Thursday 7th February, 2pm
Join Bristol author Maureen Armstrong, for a talk on the remarkable story of Bombweed, the novel she co-authored, adapted from a story first written by her mother.
Entry is free, but space is limited: please book your place by filling in the form below:
One evening in 1947, Margaret Smith put her two daughters to bed and sat down at her typewriter. The war was over. Her husband, recently “demobbed” from the RAF, was away at college. Now she had time to write.
Over the following months she wrote the novel that was, eventually, to become Bombweed. She created a story of family tensions, love and loss, survival and recovery. Everything was drawn from her own experiences during the previous ten years, she said, although she was clear that it was not an autobiography. Her characters were amalgams of herself and her friends. The incidents really happened, though not necessarily to the people and in the places as told in the story.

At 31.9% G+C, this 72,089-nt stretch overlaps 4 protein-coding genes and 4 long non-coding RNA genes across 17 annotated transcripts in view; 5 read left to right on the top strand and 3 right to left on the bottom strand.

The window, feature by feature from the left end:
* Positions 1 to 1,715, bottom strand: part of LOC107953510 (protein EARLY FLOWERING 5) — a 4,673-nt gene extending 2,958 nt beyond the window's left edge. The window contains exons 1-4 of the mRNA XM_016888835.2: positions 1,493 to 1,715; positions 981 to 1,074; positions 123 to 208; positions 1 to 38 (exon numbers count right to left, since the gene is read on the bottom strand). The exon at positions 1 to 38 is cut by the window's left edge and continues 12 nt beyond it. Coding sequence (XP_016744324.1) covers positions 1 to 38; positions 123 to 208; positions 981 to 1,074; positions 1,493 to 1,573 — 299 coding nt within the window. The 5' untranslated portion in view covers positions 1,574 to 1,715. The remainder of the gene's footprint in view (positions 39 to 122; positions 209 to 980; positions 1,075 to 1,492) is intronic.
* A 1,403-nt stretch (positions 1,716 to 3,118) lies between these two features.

In the late 1940s, publishers were not interested in Home Front stories. Their readers were too close to the real thing. They wanted heroics. Margaret wanted to remember the reality of wartime Britain; the struggles and fear, and the love and friendships that got them through. Then, when her husband came back from college, she became pregnant again, and her typescript was put away – but not forgotten.
Twenty years later, Margaret’s life had changed. Her youngest child had died, she had divorced her husband, and both her daughters were married. She had become a school teacher. Through all these changes, the manuscript lay safely on top of a wardrobe. She continued to hope that one day it would be published.
After her death her daughters inherited the typescript. Now, after four years editing, they feel Margaret’s story is ready for a 21st century reader. They hope they have done justice to their mother’s vision and talent.